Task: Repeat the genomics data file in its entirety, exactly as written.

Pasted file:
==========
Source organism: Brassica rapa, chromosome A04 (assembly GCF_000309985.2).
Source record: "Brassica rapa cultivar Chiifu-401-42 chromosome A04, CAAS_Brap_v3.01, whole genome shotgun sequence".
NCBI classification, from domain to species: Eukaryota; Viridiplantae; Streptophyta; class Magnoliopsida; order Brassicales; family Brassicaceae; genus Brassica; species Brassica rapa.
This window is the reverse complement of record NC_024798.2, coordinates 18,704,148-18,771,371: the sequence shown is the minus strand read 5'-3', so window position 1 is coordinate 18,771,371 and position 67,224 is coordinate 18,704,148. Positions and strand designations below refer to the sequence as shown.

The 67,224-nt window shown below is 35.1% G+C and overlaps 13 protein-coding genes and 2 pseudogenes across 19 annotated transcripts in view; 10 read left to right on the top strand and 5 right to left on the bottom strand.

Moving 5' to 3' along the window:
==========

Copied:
Source organism: Brassica rapa, chromosome A04 (assembly GCF_000309985.2).
Source record: "Brassica rapa cultivar Chiifu-401-42 chromosome A04, CAAS_Brap_v3.01, whole genome shotgun sequence".
NCBI classification, from domain to species: Eukaryota; Viridiplantae; Streptophyta; class Magnoliopsida; order Brassicales; family Brassicaceae; genus Brassica; species Brassica rapa.
This window is the reverse complement of record NC_024798.2, coordinates 18,704,148-18,771,371: the sequence shown is the minus strand read 5'-3', so window position 1 is coordinate 18,771,371 and position 67,224 is coordinate 18,704,148. Positions and strand designations below refer to the sequence as shown.

The 67,224-nt window shown below is 35.1% G+C and overlaps 13 protein-coding genes and 2 pseudogenes across 19 annotated transcripts in view; 10 read left to right on the top strand and 5 right to left on the bottom strand.

Moving 5' to 3' along the window: